From left to right: Cllr Gordon Keymer CBE FCA and Adam Banaszak with the EP rapporteur on the Energy Union, Józef Gróbarczyk MEP (PL/ECR)

The Energy Union features high on the EU agenda. The European Council made the Energy Union one of its five priorities and reiterated the goal of building an Energy Union during its October 2014 meeting. The European Commission also made the ‘Framework strategy for a resilient Energy Union with a forward-looking climate change policy’ one of its ten priorities for its 2014-2019 mandate. The Energy Union package published by the Commission and the corresponding Council Conclusions have important local and regional dimension. Local and regional authorities within the EU are pursuing and implementing policies to meet targets and objectives set by the EU: increasing renewables to minimum 27% of EU energy use and improving energy efficiency by a minimum of 27% by 2030. The Commission is due to report to the European Council on progress towards the Energy Union ahead of the European Council meeting in December 2015. It is against this backdrop that the local and regional aspects of the Energy Union were analysed.

The European Commission has set out plans to address Europe’s energy insecurity and high energy prices by focusing on five dimensions while developing the Energy Union. These five dimensions are as follows - security of supply, a fully-integrated internal energy market, energy efficiency, emissions reductions, and research and innovation. Opening the conference organised jointly by the ECR Group’s in the European Parliament and the Committee of the Regions on September 15, Andrew Lewer MBA MEP (Chairman of the Subsidiarity and Localism Policy Group) highlighted that the Energy Union Package has an important local dimension that required greater analysis in the EU. Mr Lewer MEP explained that “aspects of the EU Energy Union will be implemented locally. Each measure has a compliance cost that has to be met by local authorities. We need to take a closer look at if binding targets are really in line with the principle of subsidiarity when designing and implementing the EU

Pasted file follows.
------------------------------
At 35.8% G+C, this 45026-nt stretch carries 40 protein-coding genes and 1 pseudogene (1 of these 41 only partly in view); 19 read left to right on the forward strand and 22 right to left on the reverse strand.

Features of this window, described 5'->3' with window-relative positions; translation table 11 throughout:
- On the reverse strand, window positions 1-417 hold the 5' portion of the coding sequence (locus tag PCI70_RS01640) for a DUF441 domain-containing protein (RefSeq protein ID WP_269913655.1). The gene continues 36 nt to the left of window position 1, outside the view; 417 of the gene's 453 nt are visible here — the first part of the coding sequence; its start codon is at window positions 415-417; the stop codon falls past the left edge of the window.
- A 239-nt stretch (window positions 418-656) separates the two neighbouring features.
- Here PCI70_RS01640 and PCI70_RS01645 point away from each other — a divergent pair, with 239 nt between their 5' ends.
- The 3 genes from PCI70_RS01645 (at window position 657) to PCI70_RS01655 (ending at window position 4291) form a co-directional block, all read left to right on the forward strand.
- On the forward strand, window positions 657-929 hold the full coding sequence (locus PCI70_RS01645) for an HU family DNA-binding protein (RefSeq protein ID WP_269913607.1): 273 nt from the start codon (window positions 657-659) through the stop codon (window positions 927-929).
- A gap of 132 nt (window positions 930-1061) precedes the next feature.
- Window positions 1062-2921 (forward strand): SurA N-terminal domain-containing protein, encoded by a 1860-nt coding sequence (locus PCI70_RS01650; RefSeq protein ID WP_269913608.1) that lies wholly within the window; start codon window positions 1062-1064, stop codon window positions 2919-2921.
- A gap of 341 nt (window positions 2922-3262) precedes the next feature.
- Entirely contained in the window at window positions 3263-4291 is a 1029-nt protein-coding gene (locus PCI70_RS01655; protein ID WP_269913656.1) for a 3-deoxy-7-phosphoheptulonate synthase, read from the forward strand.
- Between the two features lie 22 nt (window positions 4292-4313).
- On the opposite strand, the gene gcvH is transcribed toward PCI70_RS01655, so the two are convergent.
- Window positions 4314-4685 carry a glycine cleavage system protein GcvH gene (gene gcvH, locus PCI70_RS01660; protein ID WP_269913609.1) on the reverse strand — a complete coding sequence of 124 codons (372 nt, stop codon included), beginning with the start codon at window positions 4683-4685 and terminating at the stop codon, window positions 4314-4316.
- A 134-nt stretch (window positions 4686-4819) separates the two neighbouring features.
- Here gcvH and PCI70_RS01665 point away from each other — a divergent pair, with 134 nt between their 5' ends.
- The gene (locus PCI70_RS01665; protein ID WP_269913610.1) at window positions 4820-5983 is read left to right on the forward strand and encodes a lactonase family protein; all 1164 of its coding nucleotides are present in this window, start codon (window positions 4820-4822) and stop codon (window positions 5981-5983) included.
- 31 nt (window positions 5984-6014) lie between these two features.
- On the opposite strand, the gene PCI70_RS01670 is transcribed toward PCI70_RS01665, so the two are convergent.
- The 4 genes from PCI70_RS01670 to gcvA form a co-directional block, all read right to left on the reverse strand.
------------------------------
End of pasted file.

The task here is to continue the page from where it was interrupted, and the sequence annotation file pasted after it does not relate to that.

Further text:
During the first session, current policy challenges were identified and discussed. The session chaired by ECR Group President Cllr Gordon Keymer CBE FCA (Leader of Tandridge District Council) included Lord Howell (Chairman of the Windsor Energy Group and the UKs former Minister for Energy), who was a key-note speaker. Dr Fraser Cameron (EURussia Centre Director), Cllr Kay Twitchen (ECR Group Deputy Coordinator on ENVE and Essex County Council, Deputy Cabinet Member) and Prof. Friedbert Pflüger (Director, European Centre of Energy and Resource Security, King’s College, London) as panellists, identified challenges of supply and geo-strategy ranging from sustainable sources, the Russia factor and the turmoil in the Middle East. Cllr Twitchen underlined the additional challenges created for local authorities through binding targets and underlined the importance of a bottom-up localism approach. Cllr Twitchen explained that “binding targets impede economic growth and social progress. They box local and regional authorities into committing their limited funds into one area at the expense of other equally important areas. Local and regional authorities should be given the flexibility to adjust their budgets to the local needs. No region is the same and a


From left to right: Cllr Harvey Siggs, Oldřich Vlasák, Ilpo Haalisto, Cllr Gordon Keymer CBE FCA, Lord Howell, Andrew Lewer MEP, Cllr Robert Gordon CBE, Cllr Kay Twitchen OBE, Cllr Judith Wallace, Cllr Joseph Cooney